Safety of micronutrients – Part 1: fat-soluble vitamins
Excessive intake of high-energy macronutrients and their potential consequences for people’s health are a problem in many industrial nations. In the case of micronutrients, however, epidemiological data suggests that over-supply is the exception rather than the rule across the globe. Many people are therefore concerned that their dietary habits are failing to provide them with a sufficient supply of essential nutrients such as vitamins and carotenoids. Given that intakes of some nutrients are below officially recommended levels, it might at first sight appear unnecessary to set upper intake levels for micronutrients. However excessive intake of food supplements and fortified foods in addition to normal diets could conceivably lead to intake levels which could potentially be considered harmful. It may be sensible to define an upper daily intake level at which the risk of adverse effects on health is unlikely, particularly in the case of fat-soluble vitamins which are stored in small quantities in the body.
The role of maternal nutrition during pregnancy for fetal development
Maternal nutritional status, diet and exposure to environmental factors are increasingly acknowledged as potential factors affecting fetal growth, both by altering nutrient availability to the fetus and by modulating placental gene expression, thus modifying placental function. Study results show that many pregnant women do not follow an appropriate diet in pregnancy, having insuf-ficient intakes of micronutrients, particularly iron, omega-3 fatty acids and folate, as well as calcium and vitamin D. This may negatively affect fetal growth both directly and indirectly.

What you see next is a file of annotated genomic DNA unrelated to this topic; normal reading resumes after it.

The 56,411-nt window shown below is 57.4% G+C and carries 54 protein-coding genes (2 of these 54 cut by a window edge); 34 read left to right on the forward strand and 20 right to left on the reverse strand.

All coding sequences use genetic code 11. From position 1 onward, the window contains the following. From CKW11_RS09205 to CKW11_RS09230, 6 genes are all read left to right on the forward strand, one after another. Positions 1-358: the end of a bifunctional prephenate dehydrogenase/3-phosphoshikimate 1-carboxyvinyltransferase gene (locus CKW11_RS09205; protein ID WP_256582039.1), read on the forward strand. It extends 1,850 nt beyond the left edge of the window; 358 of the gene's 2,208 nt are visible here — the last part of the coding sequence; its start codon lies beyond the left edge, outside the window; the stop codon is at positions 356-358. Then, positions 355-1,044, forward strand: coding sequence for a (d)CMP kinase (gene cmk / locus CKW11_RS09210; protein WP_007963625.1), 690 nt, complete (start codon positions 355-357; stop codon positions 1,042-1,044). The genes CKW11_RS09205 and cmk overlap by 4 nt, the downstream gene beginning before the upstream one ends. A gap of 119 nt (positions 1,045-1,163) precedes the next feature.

A new US study reports that the regular intake of fish oil supplements may produce beneficial structural changes in the brain, countering age-related brain shrinkage.
A new study from Greece reports that high blood vitamin D concentrations seem to increase the exercise performance of professional soccer players.